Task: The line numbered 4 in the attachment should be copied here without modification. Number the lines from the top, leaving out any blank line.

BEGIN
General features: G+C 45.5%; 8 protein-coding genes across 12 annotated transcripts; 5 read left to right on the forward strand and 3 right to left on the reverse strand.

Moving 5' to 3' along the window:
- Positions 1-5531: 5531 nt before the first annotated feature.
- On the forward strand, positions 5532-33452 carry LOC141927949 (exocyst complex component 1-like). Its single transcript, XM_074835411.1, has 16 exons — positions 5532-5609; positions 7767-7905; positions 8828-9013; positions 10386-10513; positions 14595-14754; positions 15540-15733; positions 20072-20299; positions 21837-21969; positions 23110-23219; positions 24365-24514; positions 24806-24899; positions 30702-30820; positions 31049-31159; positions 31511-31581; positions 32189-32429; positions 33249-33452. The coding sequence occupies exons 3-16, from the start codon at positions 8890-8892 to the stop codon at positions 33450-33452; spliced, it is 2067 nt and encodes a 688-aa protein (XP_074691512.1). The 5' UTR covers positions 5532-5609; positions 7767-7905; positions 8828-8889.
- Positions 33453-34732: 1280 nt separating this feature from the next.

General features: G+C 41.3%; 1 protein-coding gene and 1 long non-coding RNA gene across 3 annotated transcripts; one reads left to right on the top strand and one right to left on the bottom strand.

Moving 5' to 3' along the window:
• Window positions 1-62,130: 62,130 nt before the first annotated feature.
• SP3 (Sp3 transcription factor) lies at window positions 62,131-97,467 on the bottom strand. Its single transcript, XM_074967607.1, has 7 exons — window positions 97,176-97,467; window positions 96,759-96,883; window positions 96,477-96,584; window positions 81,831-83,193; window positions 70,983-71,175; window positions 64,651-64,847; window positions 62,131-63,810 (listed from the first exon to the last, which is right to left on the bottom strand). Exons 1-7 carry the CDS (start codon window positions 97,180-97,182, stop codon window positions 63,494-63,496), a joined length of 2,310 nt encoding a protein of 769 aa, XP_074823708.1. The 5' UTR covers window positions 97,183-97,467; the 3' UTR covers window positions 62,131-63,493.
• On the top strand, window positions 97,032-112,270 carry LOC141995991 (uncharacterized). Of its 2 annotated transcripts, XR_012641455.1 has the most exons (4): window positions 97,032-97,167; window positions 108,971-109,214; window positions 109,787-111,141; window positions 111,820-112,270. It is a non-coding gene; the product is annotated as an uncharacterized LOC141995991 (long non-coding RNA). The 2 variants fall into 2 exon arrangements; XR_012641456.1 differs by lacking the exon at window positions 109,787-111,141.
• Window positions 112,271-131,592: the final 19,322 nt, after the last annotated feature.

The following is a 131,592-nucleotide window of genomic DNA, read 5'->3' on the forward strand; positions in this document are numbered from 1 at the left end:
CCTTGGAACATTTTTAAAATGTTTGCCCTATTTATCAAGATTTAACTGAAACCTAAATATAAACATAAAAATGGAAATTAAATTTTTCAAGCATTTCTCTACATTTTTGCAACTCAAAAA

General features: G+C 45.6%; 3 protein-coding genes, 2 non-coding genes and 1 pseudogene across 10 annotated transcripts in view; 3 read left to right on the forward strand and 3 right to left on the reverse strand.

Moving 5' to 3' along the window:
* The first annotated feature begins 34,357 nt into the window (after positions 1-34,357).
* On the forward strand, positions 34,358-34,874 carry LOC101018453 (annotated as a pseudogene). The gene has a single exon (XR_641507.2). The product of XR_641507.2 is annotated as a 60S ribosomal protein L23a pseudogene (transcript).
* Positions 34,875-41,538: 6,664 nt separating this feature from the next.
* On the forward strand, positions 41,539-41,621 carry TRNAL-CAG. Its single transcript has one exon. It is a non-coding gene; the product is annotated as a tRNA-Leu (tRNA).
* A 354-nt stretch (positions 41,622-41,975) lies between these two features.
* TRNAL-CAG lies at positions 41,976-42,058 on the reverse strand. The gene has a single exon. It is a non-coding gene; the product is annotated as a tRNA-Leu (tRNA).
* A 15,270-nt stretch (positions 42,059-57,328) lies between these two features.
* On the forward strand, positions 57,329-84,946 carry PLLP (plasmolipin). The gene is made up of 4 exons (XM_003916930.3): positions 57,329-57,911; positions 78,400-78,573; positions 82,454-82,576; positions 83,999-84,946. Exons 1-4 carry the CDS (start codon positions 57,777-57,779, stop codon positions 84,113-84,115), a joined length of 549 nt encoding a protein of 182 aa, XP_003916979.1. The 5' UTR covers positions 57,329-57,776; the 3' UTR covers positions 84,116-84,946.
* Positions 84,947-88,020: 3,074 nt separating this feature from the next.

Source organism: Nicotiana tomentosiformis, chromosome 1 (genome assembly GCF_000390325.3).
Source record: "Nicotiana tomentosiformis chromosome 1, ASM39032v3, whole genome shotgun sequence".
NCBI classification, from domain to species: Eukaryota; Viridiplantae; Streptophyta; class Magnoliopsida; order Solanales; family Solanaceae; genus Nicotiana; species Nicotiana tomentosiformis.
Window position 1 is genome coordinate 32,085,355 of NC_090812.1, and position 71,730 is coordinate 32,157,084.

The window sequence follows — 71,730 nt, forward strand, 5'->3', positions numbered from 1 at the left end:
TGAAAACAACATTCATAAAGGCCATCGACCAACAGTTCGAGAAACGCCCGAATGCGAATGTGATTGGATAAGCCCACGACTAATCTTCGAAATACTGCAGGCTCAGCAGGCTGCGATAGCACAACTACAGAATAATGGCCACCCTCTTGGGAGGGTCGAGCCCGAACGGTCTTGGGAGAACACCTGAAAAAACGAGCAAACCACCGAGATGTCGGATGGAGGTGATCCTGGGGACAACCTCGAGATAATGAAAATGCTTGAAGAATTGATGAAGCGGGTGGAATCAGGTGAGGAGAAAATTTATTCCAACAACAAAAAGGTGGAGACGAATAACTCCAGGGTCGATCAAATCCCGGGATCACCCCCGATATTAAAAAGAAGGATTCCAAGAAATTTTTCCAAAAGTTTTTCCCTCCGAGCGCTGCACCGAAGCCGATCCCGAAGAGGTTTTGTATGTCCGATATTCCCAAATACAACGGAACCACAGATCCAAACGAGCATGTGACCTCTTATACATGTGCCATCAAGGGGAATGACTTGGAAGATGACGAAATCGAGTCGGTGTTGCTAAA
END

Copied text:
- On the forward strand, positions 5532-33452 carry LOC141927949 (exocyst complex component 1-like). Its single transcript, XM_074835411.1, has 16 exons — positions 5532-5609; positions 7767-7905; positions 8828-9013; positions 10386-10513; positions 14595-14754; positions 15540-15733; positions 20072-20299; positions 21837-21969; positions 23110-23219; positions 24365-24514; positions 24806-24899; positions 30702-30820; positions 31049-31159; positions 31511-31581; positions 32189-32429; positions 33249-33452. The coding sequence occupies exons 3-16, from the start codon at positions 8890-8892 to the stop codon at positions 33450-33452; spliced, it is 2067 nt and encodes a 688-aa protein (XP_074691512.1). The 5' UTR covers positions 5532-5609; positions 7767-7905; positions 8828-8889.